by Samantha Haas
on Tuesday, December 12th, 2017 at 8:04am.
It's no secret Madison is growing. But how and where it should grow is up for debate. To try to tackle one component of this matter, the Cap Times recently held a panel discussion about "How can Madison build more great neighborhoods?" You can listen to the podcast about the Cap Times Talk here.
Moderated by city government reporter Abigail Becker, the panel included the following members: David Mollenhoff, Madison historian who helped revitalize the Marquette neighborhood in the 1960s; Heather Stouder, city of Madison's planning division director; Tariq Saqqaf, city of Madison's neighborhood resource coordinator; Sheray Wallace, Meadowood neighborhood activist; and Michael Ford, Madison College instructor known as the "Hip Hop Architect."
Mollenhoff shared lessons he's learned about how to build a strong and vibrant neighborhood: 1. Be willing to take responsibility of your neighborhood 2. Identify problems and opportunities and create a comprehensive plan 3. Be clear about where you want to grow 4. Plans, programs, and policies 5. Build constituency 6. Fine tune neighborhood association for effectiveness 7. Elect alders that support neighborhood goals to get stuff done 8. Seek help wherever you can find it (city, philanthropists, nonprofits) 9. Don't be discouraged with a small group of neighborhood leaders 10. Be willing to work for years
Saqqaf stressed the importance of building relationships and caring for others in the neighborhood. Wallace said some ways those bonds are strengthened are by utilizing local resources and attending community centers, libraries, and church suppers, adding that it's often in those safe, shared spaces that people talk about the issues they are facing and how they can deal with them.
The panel discussed what characteristics make for a good neighborhood, such as having good resources, a community gathering space, a variety of different people and places, transit choices, and the ability to walk to amenities like parks.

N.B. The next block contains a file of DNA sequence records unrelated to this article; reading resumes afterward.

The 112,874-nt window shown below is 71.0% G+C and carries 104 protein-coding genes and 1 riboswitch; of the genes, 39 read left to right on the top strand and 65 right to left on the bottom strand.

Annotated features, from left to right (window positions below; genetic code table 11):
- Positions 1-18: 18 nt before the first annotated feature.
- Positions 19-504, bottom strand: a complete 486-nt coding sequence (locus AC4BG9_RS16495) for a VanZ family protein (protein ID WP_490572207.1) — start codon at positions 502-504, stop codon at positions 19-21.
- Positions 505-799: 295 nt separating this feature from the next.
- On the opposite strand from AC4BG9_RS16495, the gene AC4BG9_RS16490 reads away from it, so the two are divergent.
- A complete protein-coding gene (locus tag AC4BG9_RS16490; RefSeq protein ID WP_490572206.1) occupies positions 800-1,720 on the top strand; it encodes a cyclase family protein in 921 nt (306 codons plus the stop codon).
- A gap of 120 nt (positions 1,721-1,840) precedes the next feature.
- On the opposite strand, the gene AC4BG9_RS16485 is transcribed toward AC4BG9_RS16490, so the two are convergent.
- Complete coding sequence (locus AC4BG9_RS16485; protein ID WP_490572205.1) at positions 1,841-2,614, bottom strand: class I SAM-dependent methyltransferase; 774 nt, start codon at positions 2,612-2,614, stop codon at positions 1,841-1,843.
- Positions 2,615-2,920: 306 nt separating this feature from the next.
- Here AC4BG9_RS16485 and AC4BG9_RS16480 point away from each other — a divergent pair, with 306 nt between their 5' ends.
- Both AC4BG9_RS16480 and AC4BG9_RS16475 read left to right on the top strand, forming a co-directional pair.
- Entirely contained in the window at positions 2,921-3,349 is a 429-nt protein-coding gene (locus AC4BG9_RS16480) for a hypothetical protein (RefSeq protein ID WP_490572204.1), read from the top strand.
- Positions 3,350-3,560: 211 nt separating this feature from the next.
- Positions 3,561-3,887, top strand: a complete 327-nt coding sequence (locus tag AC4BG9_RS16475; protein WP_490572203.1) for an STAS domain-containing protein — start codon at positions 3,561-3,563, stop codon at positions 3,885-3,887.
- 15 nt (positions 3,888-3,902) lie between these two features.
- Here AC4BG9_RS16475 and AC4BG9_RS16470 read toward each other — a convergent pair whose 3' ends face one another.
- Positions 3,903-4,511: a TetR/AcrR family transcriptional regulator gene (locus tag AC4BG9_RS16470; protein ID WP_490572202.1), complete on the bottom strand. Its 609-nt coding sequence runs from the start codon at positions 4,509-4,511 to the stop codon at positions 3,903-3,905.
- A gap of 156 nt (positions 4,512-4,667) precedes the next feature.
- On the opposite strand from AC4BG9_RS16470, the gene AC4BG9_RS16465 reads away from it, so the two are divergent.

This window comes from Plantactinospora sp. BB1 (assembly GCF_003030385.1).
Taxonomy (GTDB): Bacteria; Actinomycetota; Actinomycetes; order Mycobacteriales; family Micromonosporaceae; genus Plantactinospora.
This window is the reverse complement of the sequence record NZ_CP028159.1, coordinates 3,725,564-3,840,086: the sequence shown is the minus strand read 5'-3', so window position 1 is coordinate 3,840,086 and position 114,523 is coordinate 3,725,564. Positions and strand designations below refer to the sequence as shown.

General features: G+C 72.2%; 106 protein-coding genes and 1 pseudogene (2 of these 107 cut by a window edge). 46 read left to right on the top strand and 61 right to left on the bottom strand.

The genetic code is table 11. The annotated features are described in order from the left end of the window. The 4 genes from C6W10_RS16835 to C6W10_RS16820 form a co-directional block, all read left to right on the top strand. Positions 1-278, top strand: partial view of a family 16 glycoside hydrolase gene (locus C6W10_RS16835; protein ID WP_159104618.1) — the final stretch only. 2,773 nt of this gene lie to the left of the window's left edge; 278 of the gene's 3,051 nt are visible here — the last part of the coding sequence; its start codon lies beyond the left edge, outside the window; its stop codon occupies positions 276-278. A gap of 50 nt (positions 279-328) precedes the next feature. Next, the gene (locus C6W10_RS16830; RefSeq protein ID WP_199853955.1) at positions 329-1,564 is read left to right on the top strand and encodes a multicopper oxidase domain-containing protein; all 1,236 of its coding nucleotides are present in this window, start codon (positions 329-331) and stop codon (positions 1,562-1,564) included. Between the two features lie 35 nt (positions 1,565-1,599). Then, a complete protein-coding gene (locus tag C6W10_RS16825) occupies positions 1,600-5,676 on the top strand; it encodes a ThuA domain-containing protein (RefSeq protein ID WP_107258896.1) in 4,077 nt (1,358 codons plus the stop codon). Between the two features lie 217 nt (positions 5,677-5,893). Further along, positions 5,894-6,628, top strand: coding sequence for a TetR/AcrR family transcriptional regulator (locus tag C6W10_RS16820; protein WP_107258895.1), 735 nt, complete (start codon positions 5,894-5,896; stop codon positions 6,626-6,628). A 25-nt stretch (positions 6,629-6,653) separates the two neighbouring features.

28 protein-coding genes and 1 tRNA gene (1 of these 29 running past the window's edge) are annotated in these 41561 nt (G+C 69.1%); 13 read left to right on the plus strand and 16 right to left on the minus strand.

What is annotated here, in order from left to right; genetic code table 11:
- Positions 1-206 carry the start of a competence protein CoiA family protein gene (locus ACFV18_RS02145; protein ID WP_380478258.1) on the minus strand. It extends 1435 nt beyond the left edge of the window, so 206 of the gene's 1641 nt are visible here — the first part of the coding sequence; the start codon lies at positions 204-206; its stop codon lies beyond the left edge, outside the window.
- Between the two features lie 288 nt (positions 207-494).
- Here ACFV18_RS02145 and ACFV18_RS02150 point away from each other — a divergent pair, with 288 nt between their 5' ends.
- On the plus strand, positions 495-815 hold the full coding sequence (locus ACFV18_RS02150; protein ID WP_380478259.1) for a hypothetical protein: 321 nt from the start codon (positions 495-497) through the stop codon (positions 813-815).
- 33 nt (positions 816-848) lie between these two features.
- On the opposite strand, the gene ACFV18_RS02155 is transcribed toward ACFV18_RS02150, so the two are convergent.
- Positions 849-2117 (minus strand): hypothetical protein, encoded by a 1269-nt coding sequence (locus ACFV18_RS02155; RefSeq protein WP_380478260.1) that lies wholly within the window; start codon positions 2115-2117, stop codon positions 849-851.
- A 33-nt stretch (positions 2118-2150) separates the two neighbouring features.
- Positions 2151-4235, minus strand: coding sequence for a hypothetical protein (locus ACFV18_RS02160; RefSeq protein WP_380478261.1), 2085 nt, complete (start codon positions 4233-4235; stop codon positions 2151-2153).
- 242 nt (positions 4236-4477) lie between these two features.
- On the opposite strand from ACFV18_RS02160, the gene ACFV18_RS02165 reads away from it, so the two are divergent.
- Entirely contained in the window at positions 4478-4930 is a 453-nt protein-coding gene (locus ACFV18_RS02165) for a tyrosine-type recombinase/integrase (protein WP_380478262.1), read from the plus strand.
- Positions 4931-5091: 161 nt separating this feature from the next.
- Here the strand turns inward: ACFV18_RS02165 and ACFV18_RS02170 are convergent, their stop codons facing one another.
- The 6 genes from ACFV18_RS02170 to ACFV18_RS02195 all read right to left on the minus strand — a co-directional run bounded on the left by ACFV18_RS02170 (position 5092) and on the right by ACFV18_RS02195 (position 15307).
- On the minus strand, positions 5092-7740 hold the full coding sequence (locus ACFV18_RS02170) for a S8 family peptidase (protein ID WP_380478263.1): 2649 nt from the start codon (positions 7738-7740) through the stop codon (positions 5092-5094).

They were also asked what community engagement looks like and how to reach younger generations. Rather than just posting something on social media, Wallace suggested people could knock on doors and personally invite others to events like health fairs and neighborhood suppers. Ford said it's necessary to find creative solutions and step out of our comfort zones to bring new people to the table and have cross-disciplinary discussions. Stouder agreed that it's important to acknowledge different perspectives and create spaces for choice. In doing so, Saqqaf said people will begin to feel pride and a sense of ownership.
A shared concern among the panelists was that not everyone's voice is heard during the planning process for projects affecting neighborhoods. They agreed that it's the responsibility of the city/county/school to inform people early and often during developments; it's not just up to neighborhood associations and local alders to share that information. Stouder said she hopes the city incentivizes affordable housing to welcome new residents and enhance the quality of life for everyone.
The panelists had some feedback about how to preserve the neighborhood's spirit and characteristics when there's a new project on the table. Since the process likely was not inclusive to begin with, Ford said, it's important to determine what the neighborhood really wants and to examine the disparities, like how Madison is ranked as one of the best places to live but Wisconsin is one of the worst for African Americans to live.
The event concluded with small group listening sessions with the city of Madison to gather additional input for the Imagine Madison project on the following themes: Economy and Opportunity; Services and Facilities; Culture and Character; Land Use and Transportation; Neighborhoods and Housing; Green and Resilient.
To share your feedback about how to plan for Madison's future, take this survey.
Learn more about Madison area neighborhoods on our website and blog.